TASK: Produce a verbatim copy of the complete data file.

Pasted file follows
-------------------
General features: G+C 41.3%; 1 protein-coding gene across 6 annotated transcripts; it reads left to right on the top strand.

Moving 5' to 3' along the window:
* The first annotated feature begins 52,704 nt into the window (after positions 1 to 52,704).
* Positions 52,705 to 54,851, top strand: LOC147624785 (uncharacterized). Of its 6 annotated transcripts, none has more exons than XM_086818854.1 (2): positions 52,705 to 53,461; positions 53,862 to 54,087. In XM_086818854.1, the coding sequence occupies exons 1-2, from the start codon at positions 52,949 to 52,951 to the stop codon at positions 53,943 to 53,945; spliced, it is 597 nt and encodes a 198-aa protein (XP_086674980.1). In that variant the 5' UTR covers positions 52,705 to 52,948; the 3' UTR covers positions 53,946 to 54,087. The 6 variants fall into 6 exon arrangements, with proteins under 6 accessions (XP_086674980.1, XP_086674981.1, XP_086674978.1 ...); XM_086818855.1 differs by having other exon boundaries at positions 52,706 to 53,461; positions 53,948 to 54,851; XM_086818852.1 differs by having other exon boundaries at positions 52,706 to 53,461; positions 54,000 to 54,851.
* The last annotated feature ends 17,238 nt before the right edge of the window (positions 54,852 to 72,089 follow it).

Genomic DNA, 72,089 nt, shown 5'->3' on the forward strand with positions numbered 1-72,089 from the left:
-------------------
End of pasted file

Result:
General features: G+C 41.3%; 1 protein-coding gene across 6 annotated transcripts; it reads left to right on the top strand.

Moving 5' to 3' along the window:
* The first annotated feature begins 52,704 nt into the window (after positions 1 to 52,704).
* Positions 52,705 to 54,851, top strand: LOC147624785 (uncharacterized). Of its 6 annotated transcripts, none has more exons than XM_086818854.1 (2): positions 52,705 to 53,461; positions 53,862 to 54,087. In XM_086818854.1, the coding sequence occupies exons 1-2, from the start codon at positions 52,949 to 52,951 to the stop codon at positions 53,943 to 53,945; spliced, it is 597 nt and encodes a 198-aa protein (XP_086674980.1). In that variant the 5' UTR covers positions 52,705 to 52,948; the 3' UTR covers positions 53,946 to 54,087. The 6 variants fall into 6 exon arrangements, with proteins under 6 accessions (XP_086674980.1, XP_086674981.1, XP_086674978.1 ...); XM_086818855.1 differs by having other exon boundaries at positions 52,706 to 53,461; positions 53,948 to 54,851; XM_086818852.1 differs by having other exon boundaries at positions 52,706 to 53,461; positions 54,000 to 54,851.
* The last annotated feature ends 17,238 nt before the right edge of the window (positions 54,852 to 72,089 follow it).

Genomic DNA, 72,089 nt, shown 5'->3' on the forward strand with positions numbered 1-72,089 from the left: